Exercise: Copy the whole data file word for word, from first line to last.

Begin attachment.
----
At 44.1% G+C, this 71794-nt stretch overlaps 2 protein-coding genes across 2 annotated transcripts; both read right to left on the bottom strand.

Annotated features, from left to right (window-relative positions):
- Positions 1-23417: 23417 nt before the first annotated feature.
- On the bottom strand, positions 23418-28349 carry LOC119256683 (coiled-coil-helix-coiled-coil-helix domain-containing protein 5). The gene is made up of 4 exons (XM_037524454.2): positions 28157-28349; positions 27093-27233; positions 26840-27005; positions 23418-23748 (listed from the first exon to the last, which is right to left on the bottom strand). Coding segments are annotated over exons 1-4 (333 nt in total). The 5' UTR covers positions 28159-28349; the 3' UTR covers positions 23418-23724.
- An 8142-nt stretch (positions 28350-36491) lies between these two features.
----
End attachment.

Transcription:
At 44.1% G+C, this 71794-nt stretch overlaps 2 protein-coding genes across 2 annotated transcripts; both read right to left on the bottom strand.

Annotated features, from left to right (window-relative positions):
- Positions 1-23417: 23417 nt before the first annotated feature.
- On the bottom strand, positions 23418-28349 carry LOC119256683 (coiled-coil-helix-coiled-coil-helix domain-containing protein 5). The gene is made up of 4 exons (XM_037524454.2): positions 28157-28349; positions 27093-27233; positions 26840-27005; positions 23418-23748 (listed from the first exon to the last, which is right to left on the bottom strand). Coding segments are annotated over exons 1-4 (333 nt in total). The 5' UTR covers positions 28159-28349; the 3' UTR covers positions 23418-23724.
- An 8142-nt stretch (positions 28350-36491) lies between these two features.